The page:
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Save Money, Keep Your Fruits & Veggies Fresh Longer

By eHealthIQ
Reviewed: March 04, 2015

Keeping produce fresh longer is an excellent way to stretch your food budget and minimize the amount of food thrown away. By using a few proven tricks related to the way fruits and vegetables are purchased and stored, vegetables stay fresh for a much longer period of time. Learning and practicing a few of the tips below will not only save money, it will ensure that the produce consumed is healthier and more delicious.

Spoilage is the enemy. According to Kevin Keener, professor of food sciences at Purdue University, spoilage is caused by produce being contaminated by microbacterial processes that are fueled by high humidity levels. Even in cases where the fruit is still edible, if it is not fresh, important nutrients are lost as produce begins to spoil.

1. Buy from local farmers’ markets.

According to the article, “5 Tips on Keeping Produce Fresh”, which was published in the Medill Report, shopping smart is key for preserving the freshness of your fruits and vegetables for as long as possible. Local farmers’ markets offer produce that has usually been picked within the past 24 to 48 hours, which means that it starts off much fresher than anything purchased at the grocery store.

2. Check for bruising or yellow tints that indicate produce is damaged.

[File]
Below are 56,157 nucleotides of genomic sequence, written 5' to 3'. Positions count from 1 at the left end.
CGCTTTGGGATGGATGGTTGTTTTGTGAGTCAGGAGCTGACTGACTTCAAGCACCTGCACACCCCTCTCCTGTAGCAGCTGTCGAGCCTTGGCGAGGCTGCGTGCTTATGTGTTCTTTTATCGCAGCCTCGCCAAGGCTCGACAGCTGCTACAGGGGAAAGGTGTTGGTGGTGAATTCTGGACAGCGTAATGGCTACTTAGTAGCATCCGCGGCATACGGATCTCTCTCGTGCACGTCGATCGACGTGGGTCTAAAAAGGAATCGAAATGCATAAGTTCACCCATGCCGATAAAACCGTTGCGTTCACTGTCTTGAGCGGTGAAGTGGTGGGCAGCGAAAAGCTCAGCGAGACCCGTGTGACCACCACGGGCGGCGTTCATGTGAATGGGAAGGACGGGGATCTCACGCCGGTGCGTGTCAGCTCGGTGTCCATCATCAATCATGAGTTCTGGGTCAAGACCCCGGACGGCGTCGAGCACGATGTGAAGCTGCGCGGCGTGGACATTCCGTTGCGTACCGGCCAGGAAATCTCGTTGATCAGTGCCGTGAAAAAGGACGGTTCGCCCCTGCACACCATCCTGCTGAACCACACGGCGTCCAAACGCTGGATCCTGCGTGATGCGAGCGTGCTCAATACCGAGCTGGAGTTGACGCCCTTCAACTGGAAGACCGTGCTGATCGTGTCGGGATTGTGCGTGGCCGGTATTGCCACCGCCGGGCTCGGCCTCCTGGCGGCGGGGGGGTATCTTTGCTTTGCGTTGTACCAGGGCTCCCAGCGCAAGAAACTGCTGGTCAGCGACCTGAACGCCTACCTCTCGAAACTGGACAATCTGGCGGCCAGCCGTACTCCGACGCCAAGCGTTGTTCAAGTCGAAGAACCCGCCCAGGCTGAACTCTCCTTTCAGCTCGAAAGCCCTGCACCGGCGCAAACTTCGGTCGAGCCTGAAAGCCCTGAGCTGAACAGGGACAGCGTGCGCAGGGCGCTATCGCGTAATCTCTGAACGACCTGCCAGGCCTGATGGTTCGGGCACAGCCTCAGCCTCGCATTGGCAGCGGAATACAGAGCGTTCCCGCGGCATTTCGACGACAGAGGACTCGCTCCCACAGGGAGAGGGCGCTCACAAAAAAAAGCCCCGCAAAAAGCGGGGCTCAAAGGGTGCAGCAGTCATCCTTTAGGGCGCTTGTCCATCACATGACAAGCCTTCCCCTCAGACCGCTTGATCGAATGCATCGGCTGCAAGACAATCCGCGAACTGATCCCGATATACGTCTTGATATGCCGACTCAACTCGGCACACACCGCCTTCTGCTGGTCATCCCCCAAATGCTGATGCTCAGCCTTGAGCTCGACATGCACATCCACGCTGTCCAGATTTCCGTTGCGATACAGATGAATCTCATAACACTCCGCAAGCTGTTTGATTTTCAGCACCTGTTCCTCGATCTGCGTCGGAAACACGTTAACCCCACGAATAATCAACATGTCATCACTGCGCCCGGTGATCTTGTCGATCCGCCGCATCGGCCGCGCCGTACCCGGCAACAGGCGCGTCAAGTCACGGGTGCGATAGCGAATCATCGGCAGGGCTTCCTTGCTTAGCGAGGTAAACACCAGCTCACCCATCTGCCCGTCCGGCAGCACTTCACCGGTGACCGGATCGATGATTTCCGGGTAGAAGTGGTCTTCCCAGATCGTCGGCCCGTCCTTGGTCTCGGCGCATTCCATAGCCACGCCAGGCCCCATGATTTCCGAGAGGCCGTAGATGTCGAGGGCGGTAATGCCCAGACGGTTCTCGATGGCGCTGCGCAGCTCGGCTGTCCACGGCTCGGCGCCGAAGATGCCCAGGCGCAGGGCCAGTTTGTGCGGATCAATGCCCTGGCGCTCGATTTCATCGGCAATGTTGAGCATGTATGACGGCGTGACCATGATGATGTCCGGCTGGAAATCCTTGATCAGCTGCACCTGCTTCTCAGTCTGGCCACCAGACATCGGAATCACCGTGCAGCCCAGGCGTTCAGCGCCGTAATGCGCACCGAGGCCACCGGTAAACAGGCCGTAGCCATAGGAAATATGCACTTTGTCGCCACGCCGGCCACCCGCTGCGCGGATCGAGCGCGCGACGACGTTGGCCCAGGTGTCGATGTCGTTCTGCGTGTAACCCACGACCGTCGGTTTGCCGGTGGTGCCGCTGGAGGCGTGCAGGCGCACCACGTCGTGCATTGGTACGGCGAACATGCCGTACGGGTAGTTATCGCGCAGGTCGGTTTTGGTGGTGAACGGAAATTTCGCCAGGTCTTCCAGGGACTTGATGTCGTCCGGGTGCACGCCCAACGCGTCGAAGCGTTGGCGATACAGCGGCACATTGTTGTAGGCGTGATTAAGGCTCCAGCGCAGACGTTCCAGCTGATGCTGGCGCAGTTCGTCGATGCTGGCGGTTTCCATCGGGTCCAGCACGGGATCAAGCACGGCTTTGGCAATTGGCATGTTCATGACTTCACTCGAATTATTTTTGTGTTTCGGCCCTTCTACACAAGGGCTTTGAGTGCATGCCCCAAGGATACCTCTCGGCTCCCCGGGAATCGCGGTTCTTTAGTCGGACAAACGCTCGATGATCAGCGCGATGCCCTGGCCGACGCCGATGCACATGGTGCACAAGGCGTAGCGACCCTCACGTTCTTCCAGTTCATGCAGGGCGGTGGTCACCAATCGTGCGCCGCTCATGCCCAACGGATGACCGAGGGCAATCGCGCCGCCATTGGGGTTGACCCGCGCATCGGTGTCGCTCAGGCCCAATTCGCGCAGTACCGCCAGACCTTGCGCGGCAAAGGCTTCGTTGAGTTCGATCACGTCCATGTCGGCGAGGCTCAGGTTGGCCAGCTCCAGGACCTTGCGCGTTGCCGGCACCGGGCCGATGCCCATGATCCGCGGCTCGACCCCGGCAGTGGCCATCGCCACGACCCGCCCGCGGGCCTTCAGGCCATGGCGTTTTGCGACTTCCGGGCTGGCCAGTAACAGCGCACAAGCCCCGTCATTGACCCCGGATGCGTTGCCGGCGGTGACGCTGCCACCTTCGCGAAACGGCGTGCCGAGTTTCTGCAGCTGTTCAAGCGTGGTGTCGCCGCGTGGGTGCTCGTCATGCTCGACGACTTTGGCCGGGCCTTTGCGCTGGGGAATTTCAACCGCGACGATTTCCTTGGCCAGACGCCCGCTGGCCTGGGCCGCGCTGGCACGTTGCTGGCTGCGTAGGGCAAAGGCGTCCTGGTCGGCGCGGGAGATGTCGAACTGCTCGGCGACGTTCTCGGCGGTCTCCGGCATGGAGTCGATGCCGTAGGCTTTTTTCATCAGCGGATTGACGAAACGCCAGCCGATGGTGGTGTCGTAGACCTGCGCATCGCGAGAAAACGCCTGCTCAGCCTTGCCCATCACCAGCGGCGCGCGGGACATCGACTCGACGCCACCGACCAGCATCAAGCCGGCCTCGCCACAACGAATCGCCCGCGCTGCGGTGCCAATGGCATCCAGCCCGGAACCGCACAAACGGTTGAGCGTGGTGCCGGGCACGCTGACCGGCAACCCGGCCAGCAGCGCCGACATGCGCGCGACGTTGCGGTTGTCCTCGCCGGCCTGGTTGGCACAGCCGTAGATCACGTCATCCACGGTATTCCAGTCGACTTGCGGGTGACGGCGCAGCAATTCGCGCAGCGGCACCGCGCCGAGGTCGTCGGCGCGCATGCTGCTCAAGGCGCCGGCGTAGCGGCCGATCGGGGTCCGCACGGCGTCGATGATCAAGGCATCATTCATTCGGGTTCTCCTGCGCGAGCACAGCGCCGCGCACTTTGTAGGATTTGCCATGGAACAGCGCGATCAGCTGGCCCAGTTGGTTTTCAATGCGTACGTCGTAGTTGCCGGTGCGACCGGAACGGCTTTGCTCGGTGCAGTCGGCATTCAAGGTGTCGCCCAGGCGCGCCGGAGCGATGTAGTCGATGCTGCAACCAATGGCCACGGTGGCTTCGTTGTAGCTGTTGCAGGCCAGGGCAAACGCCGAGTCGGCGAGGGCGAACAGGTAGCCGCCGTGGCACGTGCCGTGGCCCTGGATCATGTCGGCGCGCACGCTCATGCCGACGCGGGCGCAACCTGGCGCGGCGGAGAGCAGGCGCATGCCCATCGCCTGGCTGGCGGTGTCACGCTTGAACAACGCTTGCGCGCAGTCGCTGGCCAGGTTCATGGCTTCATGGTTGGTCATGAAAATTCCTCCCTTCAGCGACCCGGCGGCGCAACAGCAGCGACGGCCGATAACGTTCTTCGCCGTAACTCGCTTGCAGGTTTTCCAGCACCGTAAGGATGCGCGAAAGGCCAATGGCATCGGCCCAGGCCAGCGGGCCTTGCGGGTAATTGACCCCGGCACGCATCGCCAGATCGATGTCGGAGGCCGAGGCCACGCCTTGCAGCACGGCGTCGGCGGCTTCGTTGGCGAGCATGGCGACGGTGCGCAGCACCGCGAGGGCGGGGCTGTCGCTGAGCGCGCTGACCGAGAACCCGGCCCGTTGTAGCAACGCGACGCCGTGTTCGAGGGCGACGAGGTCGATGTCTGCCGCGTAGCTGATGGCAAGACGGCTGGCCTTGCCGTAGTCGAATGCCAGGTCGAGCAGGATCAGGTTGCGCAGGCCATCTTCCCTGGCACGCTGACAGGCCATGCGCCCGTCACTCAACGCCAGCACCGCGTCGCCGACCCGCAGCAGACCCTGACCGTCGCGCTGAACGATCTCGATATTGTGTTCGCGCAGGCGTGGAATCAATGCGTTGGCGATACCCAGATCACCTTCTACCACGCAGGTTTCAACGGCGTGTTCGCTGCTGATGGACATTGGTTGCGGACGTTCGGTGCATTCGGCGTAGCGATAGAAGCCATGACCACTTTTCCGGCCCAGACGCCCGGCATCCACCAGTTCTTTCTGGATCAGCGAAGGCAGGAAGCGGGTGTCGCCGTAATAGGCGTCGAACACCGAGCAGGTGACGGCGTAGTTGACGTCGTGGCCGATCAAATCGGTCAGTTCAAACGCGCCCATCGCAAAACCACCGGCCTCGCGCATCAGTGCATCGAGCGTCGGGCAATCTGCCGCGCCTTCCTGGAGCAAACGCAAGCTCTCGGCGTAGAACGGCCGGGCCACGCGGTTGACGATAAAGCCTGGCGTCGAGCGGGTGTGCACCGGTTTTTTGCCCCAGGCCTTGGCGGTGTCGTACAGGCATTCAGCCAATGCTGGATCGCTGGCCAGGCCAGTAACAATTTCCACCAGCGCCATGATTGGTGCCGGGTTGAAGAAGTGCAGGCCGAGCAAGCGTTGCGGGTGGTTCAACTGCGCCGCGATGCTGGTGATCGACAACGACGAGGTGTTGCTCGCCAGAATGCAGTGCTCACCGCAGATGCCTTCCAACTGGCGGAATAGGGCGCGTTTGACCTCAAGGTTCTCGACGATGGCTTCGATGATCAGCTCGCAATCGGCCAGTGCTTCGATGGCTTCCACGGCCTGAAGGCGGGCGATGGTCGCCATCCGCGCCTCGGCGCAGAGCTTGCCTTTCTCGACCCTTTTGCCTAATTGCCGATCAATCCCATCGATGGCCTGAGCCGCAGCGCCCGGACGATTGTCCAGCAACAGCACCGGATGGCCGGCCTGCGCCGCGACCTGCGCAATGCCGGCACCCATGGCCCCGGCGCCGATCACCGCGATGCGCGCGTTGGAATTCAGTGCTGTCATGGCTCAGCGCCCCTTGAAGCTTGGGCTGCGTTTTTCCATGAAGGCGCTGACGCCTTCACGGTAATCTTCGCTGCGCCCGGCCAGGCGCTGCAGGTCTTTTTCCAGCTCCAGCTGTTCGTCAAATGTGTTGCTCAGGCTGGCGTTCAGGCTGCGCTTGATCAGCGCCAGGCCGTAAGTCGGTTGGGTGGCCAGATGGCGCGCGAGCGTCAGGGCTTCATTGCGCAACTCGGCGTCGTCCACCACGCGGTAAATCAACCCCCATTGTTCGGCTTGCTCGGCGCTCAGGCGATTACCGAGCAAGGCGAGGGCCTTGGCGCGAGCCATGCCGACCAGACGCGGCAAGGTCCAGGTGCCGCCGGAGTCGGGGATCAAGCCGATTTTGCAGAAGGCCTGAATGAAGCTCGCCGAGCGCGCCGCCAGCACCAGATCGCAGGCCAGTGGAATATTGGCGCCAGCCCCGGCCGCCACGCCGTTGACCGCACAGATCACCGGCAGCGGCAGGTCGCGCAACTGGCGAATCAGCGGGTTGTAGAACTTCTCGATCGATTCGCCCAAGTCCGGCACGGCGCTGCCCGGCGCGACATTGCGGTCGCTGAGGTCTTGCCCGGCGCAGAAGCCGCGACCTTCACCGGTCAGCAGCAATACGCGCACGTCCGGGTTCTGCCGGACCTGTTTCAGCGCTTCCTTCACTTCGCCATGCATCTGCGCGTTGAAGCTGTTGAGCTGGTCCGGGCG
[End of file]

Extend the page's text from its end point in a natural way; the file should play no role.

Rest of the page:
Also be sure to check for ripeness. Produce that is too soft will not have a long life in your home. It is also important to remember that any tear in the outer skin of fruits and vegetables allows bacteria to get inside, making them less safe.

3. Ask your produce provider how they handle and process their produce for marketing purposes.

It is important to trust your produce provider and to feel confident that they are aware of safety rules and have a plan in place to protect the food that you will be eating.

4. Be sure to store produce in the appropriate crisper.

One crisper is a high humidity storage bin that should be reserved for herbs and greens. The low humidity crisper should be where the harder vegetables are stored. Apples are an example of a lower water content fruit that should be stored in the lower humidity crisper.

5. Fruits and vegetables that have already been cut or sliced should be stored in airtight containers.

6. Wash greens in cold water adding a small amount of lemon or vinegar.

This makes the greens more crisp. Dry the leaves by spinning or on paper towels before placing them in the refrigerator.

7. Mushrooms should be removed from the package and cleaned one by one with a moist paper towel.

Dry them off and then store them in a paper bag. It is too cold in the crisper to store mushrooms, so it is recommended that they be placed on a shelf in the refrigerator.

8. Root veggies should be stored unwashed. Onions and potatoes should be kept in a cool and dark place.

9. Tomatoes are best left out on the counter.

 

 

 

 

Sources

1. http://news.medill.northwestern.edu/chicago/news.aspx?id=163959

2. http://www.webmd.com/diet/how-to-eat-more-vegetables/keeping-vegetables-fresh

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